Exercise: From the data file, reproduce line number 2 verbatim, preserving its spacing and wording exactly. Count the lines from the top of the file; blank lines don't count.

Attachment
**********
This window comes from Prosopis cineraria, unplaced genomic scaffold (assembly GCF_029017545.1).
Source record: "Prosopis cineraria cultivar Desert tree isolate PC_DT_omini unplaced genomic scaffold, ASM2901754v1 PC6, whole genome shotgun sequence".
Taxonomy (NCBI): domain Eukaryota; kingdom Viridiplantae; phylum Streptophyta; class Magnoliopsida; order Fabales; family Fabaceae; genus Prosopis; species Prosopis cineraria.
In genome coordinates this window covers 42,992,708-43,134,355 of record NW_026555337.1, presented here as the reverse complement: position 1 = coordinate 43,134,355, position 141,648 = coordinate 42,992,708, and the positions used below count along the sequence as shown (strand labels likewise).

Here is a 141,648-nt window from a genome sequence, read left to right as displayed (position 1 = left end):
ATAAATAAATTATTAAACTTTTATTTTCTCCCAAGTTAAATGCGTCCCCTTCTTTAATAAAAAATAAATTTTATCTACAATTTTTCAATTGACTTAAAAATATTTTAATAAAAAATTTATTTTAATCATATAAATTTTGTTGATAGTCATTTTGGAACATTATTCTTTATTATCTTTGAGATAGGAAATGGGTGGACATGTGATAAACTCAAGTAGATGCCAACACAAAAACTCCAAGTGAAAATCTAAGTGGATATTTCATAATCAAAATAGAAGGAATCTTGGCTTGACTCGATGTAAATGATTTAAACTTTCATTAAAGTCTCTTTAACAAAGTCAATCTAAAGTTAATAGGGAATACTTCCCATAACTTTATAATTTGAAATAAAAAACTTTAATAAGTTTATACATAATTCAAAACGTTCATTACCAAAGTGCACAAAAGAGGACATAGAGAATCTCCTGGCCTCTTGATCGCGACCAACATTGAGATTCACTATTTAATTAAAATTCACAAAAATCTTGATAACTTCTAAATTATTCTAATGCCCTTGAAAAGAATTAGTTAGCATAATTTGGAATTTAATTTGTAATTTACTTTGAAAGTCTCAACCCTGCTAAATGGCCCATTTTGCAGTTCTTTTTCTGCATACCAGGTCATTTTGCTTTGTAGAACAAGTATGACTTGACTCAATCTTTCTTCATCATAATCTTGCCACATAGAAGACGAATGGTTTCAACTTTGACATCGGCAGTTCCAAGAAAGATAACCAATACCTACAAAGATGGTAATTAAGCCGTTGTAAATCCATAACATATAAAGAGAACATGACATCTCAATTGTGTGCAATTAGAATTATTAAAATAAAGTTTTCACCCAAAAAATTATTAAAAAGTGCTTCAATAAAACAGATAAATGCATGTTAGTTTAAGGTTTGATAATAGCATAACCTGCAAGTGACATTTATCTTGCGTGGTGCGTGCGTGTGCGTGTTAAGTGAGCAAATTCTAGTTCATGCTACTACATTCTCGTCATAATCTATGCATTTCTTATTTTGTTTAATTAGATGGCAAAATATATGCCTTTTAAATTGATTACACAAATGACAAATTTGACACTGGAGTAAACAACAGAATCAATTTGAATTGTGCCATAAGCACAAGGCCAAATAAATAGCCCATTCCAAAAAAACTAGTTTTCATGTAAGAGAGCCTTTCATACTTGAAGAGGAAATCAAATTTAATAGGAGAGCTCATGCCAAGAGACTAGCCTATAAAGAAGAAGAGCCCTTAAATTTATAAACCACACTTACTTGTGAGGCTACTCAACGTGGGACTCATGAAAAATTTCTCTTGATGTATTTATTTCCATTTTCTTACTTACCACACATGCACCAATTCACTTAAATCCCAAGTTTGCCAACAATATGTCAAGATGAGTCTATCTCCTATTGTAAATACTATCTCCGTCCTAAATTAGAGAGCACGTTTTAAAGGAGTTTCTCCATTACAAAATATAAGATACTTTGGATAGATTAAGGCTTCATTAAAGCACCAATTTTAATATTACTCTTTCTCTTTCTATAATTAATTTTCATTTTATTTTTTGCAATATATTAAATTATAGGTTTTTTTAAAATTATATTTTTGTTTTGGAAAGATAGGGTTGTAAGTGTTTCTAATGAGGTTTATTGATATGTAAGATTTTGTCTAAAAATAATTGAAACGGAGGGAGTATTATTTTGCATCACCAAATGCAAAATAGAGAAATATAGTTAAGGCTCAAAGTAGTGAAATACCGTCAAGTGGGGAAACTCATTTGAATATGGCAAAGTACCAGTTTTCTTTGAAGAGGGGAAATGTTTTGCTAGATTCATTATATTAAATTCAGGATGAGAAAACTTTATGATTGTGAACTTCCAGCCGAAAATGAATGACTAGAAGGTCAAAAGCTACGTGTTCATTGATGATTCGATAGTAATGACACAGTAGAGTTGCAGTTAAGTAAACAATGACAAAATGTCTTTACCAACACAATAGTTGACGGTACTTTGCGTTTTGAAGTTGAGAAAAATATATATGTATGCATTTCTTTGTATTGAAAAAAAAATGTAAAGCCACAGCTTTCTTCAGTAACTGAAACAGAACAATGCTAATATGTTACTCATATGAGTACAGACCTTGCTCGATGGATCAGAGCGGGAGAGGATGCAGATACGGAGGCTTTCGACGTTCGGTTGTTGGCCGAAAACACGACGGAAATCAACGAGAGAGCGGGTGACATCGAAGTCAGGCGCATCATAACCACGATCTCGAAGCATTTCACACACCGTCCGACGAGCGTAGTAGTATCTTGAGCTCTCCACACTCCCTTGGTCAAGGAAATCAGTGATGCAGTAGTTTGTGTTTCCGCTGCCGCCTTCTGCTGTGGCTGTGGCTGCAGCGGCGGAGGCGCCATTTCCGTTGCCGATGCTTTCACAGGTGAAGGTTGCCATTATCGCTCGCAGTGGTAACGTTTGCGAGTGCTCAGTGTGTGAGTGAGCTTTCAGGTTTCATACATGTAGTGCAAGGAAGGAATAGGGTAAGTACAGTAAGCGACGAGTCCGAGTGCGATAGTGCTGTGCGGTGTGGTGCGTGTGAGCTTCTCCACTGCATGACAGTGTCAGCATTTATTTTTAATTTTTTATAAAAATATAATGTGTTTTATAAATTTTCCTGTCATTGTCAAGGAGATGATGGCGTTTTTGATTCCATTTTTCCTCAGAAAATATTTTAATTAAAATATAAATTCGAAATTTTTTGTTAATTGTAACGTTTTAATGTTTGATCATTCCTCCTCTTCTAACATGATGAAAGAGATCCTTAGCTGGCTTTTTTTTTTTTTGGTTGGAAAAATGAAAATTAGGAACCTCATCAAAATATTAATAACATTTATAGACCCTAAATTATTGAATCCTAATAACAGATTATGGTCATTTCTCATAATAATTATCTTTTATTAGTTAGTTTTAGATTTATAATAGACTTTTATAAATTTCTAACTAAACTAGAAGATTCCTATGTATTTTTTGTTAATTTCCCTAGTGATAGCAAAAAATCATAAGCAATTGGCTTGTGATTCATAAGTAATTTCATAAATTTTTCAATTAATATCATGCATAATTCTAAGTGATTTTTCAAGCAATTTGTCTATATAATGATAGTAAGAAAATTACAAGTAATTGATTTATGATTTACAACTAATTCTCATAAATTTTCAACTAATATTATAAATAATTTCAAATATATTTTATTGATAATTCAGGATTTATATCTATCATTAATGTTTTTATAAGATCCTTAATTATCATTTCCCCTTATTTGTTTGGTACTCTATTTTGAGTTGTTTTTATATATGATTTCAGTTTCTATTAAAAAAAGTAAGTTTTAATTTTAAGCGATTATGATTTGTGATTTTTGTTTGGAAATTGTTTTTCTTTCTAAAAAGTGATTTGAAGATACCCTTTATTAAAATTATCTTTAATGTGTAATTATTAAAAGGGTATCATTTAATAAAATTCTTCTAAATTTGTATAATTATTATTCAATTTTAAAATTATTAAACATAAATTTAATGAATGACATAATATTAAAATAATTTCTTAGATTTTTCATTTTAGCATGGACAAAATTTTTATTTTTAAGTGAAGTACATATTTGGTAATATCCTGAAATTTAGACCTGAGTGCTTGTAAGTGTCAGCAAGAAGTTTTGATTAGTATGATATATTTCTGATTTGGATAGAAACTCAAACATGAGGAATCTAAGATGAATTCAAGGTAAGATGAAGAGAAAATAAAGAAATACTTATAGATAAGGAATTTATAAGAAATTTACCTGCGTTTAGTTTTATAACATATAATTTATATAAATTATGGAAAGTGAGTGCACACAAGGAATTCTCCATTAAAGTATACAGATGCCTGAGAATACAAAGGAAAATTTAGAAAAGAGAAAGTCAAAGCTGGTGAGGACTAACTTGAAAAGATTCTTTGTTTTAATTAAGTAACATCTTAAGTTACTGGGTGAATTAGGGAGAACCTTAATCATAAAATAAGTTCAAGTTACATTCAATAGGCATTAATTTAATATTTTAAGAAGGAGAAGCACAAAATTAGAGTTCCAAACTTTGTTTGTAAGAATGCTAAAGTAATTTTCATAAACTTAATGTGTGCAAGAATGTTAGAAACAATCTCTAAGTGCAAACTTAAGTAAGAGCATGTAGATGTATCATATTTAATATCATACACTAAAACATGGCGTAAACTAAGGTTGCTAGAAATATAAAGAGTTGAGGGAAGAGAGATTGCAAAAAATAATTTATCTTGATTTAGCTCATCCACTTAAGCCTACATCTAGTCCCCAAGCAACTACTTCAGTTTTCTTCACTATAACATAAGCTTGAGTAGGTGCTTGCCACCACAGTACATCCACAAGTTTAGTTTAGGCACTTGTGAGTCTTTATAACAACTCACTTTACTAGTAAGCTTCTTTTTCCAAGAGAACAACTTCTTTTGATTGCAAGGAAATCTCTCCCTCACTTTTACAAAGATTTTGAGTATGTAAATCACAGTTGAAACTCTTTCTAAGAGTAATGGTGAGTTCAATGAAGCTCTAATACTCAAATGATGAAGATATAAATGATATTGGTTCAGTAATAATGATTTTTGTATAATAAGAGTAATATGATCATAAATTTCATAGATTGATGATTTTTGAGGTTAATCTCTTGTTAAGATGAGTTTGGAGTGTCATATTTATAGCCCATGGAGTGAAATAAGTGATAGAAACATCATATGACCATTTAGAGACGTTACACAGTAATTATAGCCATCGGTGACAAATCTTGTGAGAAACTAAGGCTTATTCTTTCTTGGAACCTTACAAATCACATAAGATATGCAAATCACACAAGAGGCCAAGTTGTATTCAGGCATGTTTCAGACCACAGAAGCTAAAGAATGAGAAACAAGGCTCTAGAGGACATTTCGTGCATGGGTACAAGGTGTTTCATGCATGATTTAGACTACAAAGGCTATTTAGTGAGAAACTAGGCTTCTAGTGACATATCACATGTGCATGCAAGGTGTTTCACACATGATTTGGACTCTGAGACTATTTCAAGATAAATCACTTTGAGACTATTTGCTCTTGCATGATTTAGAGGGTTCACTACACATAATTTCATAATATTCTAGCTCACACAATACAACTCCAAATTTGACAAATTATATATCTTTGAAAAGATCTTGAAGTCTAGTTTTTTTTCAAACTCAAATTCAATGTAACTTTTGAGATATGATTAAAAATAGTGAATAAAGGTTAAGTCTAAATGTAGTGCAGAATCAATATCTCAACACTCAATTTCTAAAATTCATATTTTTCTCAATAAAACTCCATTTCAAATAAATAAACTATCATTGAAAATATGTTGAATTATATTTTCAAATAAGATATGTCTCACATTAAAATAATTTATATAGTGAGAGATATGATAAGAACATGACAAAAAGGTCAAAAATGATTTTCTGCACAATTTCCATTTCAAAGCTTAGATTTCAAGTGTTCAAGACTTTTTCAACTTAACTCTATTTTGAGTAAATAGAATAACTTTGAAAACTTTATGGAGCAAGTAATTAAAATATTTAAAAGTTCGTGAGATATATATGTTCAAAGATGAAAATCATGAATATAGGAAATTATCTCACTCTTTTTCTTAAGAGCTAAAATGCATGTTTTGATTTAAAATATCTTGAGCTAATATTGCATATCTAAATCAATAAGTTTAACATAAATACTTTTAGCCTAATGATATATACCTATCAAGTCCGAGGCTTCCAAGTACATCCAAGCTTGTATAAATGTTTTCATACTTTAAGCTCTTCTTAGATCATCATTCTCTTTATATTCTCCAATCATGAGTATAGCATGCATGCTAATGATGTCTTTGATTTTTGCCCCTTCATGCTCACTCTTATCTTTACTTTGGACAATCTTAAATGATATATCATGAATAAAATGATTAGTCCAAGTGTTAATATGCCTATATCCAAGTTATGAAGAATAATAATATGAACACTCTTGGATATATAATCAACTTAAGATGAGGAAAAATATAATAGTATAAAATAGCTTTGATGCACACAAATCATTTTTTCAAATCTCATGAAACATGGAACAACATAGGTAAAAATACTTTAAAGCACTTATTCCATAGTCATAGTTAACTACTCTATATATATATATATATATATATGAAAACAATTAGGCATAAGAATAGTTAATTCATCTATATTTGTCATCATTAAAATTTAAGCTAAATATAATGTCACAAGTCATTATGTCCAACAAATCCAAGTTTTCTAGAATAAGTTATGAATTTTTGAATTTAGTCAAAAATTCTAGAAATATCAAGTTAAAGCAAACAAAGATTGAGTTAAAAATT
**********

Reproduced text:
Source record: "Prosopis cineraria cultivar Desert tree isolate PC_DT_omini unplaced genomic scaffold, ASM2901754v1 PC6, whole genome shotgun sequence".